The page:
As for using a beam of light to perform a medical procedure, we do that today with lasers, and there is research underway into other potential techniques employing light to activate or regulate chemical processes inside neurons or other cells. Or it could be that the "light beams" used by Trekverse medical devices (like those seen in the 24th-century shows) are some kind of array of micro-tractor beams doing fine manipulation of cells.


In "By Any Other Name" the process was done by alien technology and was show to be reversible as long as the "rice cake" is undamaged. Again, valid.
And that was more a form of stasis than a form of death, as with Scotty's transporter trick in "Relics." Both of those were intrinsically reversible in a way that literal, biological death is not. That is, the data defining the living, intact person was stored or transformed by a mechanism that retained that full information and was able to restore the person exactly as they were beforehand. Whereas in death, the body undergoes irreversible changes due to cellular decay, cumulative ischemic damage to the brain, etc. -- not to mention whatever gross traumas may be sustained if death is due to violence, toxins, radiation, etc.
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Old April 12 2012, 04:36 PM   #220
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Re: Star Trek Voyager: The Eternal Tide by Kirsten Beyer

At least in Scotty's transporter scenario he was in an operating electro-mechanical system. In the case of the "rice cakes" (what were they called, BTW), there was no mechanical process going on, everything about that person was simply recorded in an inert data package.

In the case of the transporter, I can understand where the "spark of life" is being kept "alive" in the operating computer. In the "rice cakes" all activity had ceased. I could be wrong this understanding of Kelvin technology; evertime I watch that episode I do get side-tracked oggling Kelinda.
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Old April 12 2012, 05:24 PM   #221
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Re: Star Trek Voyager: The Eternal Tide by Kirsten Beyer

Christopher wrote: View Post
RPJOB wrote: View Post
The idea that Nomad could repair a dead human with a beam of light is just silly.
But how do you define "dead?" Even today, it's possible to revive a clinically dead patient without permanent brain damage if they're treated promptly, within a matter of 3-5 minutes at normal body temperature, up to twice that if the body temperature is reduced by several degrees. Both McCoy in "Shore Leave" and Scott in "The Changeling" were clinically dead for only minutes before their revival, so it's not that implausible even by today's standards. The main obstacle to recovery from clinical death is the rapid accumulation of ischemic injury in the brain; otherwise, most parts of the body can survive hours without blood circulation. If advanced medical science had a way to minimize or reverse that damage to the brain, it could certainly be possible to revive people who had been clinically dead for a longer period of time.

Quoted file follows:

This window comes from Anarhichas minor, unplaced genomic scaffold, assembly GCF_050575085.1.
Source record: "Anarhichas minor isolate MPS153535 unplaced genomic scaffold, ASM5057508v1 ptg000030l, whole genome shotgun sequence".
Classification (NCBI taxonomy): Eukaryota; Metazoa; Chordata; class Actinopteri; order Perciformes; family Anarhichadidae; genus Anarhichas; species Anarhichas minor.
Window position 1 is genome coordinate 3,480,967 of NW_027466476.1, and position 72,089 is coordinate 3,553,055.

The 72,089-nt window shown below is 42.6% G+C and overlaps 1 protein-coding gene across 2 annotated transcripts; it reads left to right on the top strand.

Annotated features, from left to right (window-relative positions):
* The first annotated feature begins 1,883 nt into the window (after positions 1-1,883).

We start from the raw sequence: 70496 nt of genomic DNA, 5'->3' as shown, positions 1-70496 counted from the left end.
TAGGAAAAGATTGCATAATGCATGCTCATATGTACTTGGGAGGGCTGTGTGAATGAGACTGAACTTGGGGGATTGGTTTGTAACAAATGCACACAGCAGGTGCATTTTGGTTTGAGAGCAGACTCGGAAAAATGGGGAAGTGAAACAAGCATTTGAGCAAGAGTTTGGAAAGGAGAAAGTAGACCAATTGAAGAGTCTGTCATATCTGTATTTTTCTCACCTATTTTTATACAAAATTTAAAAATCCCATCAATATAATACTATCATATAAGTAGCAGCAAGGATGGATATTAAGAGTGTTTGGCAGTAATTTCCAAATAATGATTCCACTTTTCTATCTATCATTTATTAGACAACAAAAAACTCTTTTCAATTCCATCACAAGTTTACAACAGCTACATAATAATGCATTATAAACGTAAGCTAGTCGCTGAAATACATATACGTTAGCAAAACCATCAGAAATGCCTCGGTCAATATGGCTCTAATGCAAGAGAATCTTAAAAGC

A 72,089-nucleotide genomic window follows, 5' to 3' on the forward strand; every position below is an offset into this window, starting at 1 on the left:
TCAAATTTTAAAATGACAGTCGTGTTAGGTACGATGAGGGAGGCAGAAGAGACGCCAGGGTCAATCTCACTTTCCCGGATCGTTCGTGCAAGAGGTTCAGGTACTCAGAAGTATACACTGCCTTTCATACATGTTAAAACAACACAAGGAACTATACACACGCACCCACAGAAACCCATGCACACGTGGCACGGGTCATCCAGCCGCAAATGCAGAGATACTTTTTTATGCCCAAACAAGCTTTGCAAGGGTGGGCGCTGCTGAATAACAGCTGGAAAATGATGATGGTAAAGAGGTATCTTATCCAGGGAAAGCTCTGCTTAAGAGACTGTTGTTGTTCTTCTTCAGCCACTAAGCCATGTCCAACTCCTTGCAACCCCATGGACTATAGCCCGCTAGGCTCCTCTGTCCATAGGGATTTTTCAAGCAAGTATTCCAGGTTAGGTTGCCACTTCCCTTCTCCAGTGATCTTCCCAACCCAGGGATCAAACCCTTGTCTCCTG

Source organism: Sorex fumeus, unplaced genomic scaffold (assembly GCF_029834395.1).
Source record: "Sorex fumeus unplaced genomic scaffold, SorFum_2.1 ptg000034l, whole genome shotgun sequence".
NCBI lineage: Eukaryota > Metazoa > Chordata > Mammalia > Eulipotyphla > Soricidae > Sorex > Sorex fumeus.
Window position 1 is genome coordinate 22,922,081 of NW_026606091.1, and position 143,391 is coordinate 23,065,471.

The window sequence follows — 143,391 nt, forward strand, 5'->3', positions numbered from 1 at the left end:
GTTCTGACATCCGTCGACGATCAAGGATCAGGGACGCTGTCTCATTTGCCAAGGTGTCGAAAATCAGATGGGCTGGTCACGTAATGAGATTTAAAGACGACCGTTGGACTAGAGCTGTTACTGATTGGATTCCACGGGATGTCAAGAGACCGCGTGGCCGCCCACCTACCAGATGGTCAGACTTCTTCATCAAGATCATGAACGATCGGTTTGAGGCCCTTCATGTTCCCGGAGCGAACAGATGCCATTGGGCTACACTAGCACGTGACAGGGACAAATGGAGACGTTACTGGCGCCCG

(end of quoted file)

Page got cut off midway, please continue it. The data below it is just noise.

As for using a beam of light to perform a medical procedure, we do that today with lasers, and there is research underway into other potential techniques employing light to activate or regulate chemical processes inside neurons or other cells. Or it could be that the "light beams" used by Trekverse medical devices (like those seen in the 24th-century shows) are some kind of array of micro-tractor beams doing fine manipulation of cells.

My definition of dead is when McCoy says "He's dead Jim". At that point I'm convinced that the person is actually dead and that McCoy isn't simply being lazy.

Of course, that doesn't work when it was McCoy that was the dead one.

I see your point about Nomad but Nomad has always bothered me. He could do too much from firing energy equivalent of 90 photon torpedos to reading (and emptying) minds as well as raising the dead. But, if we put that down to advanced alien technology then it works. However, it's still part of the idea that death in the Trek universe isn't permanent.

Would it be possible to being back Duffy after Wildfire? Sure, just bring in Q. However, it would cheapen his sacrifice and risk turning Trek into a soap opera.

Could you find a way to restore all the people killed in Destiny? Same answer.

Once that particular genie is out of the bottle it's very hard to get it to go back in. The fact that Janeway was last seen in the company of a Q just reinforces the point. Why should we care when a character dies?
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Old April 12 2012, 06:25 PM   #222
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Re: Star Trek Voyager: The Eternal Tide by Kirsten Beyer

My point is that it's a matter of degree. Reviving someone within a few minutes of clinical death, which is what happens to McCoy and Scotty in those respective episodes, is within the realm of modern medical science, so it's entirely plausible when it happens in science fiction. Maybe SF characters can be revived after being clinically dead for a longer period of time, but that's just an extrapolation from current possibilities, so it's still pretty believable. If anything, what's implausible and outdated about those scenarios is the way McCoy simply gives up upon declaring death, rather than making every effort to revive the patient as is now standard medical procedure. Tasha's death scene in "Skin of Evil" was much closer to how it's really done in modern times. (The death scene in "Shore Leave" is more forgivable, since the medical officer was the one who died and they had no way of getting back to the ship for treatment.)

But a scenario where a character who's outright dead and buried -- or completely disintegrated, as Janeway was -- is subsequently resurrected after days or weeks or months or years is orders of magnitude more implausible. That's not merely a small extrapolation from current medical reality, it's a leap into far more fanciful territory. So it's not really comparable.